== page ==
‘Charles was deeply moved’: Prince of Wales is sickened by Russia’s naked imperialism and needless bloodshed in Ukraine, writes REBECCA ENGLISH
- Prince Charles paid tribute to ‘extraordinary bravery’ of the Ukrainian people
- He visited the Ukrainian Catholic Cathedral in London with Camilla yesterday
- Duchess of Cornwall frequently weeping as spoke to members of community
- He conveyed heartfelt desire to do something to help in talks over the weekend
Prince Charles paid tribute yesterday to the ‘extraordinary bravery and fortitude’ of the Ukrainian people in the face of ‘such truly terrible aggression’.
On a visit to the Ukrainian Catholic Cathedral in central London with his wife Camilla, the future king accepted home-made posters from children, including one which read ‘Stop Putin’.
He told distraught members of its congregation that he could not believe what he was seeing ‘in this day and age’. And he even gave the rallying cry, ‘Slava Ukraine!’ (‘Glory to Ukraine!’), to which the assembled guests responded with a passionate, ‘Heroyam slava’ (‘Glory to the heroes!’).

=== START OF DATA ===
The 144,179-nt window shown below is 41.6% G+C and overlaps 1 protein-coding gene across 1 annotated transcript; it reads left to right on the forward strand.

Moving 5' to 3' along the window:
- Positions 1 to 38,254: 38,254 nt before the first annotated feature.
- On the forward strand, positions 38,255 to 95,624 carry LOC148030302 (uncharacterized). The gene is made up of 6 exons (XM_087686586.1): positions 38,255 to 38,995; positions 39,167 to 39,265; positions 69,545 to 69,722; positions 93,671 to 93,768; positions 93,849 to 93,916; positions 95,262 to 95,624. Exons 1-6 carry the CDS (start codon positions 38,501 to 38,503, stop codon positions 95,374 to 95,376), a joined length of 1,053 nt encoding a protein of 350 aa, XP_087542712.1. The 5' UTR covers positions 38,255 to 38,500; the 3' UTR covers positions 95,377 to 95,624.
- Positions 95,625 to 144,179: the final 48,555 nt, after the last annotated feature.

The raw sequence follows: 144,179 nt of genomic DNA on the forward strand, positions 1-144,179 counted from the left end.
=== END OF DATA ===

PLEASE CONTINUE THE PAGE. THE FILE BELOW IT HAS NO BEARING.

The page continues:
For the prince – who was at the centre of a diplomatic row in 2014 when he likened Vladimir Putin to Hitler in his stance over Ukraine – it was the instinctive reaction of a man sickened by Russia’s naked imperialism and needless civilian bloodshed.
In talks with his staff over the weekend, Charles conveyed his desperate and heartfelt desire to do something practical to help.
Yesterday he was accompanied not just by Camilla but representatives from five charities of which he is patron, which he has brought together to help co-ordinate the relief efforts of UK-based Ukrainians.
The couple spent more than an hour comforting those in need, the Duchess of Cornwall frequently weeping as she spoke to members of the community who are desperately worried about family and friends back home.
Prince Charles (pictured) paid tribute yesterday to the ‘extraordinary bravery and fortitude’ of the Ukrainian people
On several occasions she hugged the sobbing wife of the Ukrainian ambassador, telling her: ‘We are praying for you.’
A source said: ‘[Charles] has been deeply moved and just wanted to do something to help. He wanted to listen to people to find out what they need and how he can help facilitate that.’